Asia Naphtha margins rise on hopes of demand from China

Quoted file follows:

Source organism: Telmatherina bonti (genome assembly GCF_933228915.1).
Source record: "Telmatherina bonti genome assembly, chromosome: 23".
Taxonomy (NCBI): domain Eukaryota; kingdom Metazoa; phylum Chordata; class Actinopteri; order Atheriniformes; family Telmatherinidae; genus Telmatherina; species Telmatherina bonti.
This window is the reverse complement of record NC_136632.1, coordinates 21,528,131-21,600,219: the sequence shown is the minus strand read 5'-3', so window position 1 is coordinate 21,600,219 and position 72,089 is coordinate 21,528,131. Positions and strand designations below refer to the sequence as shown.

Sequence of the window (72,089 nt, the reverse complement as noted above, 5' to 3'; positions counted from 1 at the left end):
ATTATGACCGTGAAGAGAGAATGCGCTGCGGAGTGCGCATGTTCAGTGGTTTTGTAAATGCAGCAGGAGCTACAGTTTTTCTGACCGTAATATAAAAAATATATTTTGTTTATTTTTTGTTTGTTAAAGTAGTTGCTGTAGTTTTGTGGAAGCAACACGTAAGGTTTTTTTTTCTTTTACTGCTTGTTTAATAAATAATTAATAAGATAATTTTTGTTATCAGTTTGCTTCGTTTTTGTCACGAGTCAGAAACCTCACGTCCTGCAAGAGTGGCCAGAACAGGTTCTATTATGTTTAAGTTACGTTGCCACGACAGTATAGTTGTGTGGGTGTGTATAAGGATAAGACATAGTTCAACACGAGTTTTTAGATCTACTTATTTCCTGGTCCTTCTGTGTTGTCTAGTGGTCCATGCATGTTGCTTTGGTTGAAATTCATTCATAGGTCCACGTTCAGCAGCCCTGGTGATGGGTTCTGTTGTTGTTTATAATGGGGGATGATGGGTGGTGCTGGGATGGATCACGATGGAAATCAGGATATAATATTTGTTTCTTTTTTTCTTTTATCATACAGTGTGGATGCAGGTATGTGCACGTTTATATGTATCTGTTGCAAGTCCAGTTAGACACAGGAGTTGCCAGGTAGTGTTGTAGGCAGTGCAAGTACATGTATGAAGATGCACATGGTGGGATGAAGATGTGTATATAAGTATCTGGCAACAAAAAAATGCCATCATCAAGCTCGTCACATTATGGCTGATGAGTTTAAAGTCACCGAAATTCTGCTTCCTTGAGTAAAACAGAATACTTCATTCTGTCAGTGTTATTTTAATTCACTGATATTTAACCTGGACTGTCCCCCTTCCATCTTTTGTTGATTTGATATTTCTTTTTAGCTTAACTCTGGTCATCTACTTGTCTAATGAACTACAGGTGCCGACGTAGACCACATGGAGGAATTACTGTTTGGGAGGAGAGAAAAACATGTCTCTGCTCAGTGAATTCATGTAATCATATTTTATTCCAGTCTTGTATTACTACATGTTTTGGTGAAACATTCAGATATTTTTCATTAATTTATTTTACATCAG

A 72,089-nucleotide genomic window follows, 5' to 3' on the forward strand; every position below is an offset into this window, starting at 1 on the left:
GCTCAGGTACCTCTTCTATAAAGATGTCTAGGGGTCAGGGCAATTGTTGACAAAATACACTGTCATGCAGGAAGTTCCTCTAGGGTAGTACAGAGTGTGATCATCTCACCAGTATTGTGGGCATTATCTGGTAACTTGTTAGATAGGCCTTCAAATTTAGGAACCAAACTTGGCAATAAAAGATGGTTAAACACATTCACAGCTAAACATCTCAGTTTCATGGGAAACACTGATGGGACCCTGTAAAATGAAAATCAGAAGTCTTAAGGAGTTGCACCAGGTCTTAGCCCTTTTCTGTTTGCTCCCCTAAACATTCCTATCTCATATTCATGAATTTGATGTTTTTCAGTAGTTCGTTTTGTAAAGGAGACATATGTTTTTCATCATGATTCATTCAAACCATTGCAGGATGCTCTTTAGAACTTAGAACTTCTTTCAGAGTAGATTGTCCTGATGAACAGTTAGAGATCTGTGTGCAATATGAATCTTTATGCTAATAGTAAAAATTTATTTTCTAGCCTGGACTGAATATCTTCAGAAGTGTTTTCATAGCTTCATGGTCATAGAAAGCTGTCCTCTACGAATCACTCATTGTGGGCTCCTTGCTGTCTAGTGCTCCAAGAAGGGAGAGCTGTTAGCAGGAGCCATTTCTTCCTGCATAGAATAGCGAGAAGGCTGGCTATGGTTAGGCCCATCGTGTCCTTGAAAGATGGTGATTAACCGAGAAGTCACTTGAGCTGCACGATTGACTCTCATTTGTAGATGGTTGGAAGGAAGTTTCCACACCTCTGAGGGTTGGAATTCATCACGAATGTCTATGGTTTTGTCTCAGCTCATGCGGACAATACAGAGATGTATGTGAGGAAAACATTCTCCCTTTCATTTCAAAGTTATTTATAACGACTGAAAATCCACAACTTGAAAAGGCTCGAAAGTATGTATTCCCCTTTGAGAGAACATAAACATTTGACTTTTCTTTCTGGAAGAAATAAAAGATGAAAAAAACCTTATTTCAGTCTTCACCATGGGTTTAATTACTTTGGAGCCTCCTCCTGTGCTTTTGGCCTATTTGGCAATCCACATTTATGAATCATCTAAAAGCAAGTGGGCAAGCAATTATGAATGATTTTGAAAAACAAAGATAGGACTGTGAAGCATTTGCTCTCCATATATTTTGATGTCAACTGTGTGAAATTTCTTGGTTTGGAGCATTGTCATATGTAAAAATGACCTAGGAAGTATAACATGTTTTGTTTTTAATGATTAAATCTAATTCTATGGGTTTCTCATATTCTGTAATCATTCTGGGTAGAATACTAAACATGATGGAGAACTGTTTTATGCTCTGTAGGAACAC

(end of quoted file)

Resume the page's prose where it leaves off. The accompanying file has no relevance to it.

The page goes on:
Defying weak market fundamentals, Asia's naphtha margins stood at a week high on Monday, defying weak fundamentals, possibly propped by the lower flat price and hopes of China rolling out stimulus measures to combat an economic slowdown, as per Reuters. Open-spec naphtha stood at US $873/ton on Monday vs over US$1000 a month ago. Market could have found support from recent bearish news, including cuts in cracker run rates in South Korea and Thailand and possible cuts in Malaysia due to weak petrochemical margins, or hopes of monetary policy-easing moves in China. Last week, the Chinese Premier voiced that government would step up policy fine-tuning to give more attention to supporting growth and existing government spending plans on key projects should be brought forward. This has fuelled expectations of China likely to hand out more stimulus measures. In market happenings, Qatar's Tasweeq has not been able to close its term deals for plant condensate grade and full-range naphtha with buyers due to the wide buy-sell gap. India's MRPL sold a mid-June naphtha cargo to Mercuria at premiums of about US$21/ton above Middle East quotes on a free-on-board (FOB) basis. The premiums reflected a near 38% dive as compared to another June cargo sold to Statoil on May 14. BPCL sold to PetroChina two 35,000-ton cargoes, one of which is for June 29 to July 2 loading from Kochi and the other for June 28-30 loading from Mumbai at below US$20/ton premiums vs US$37/ton it had fetched for two previous deals.
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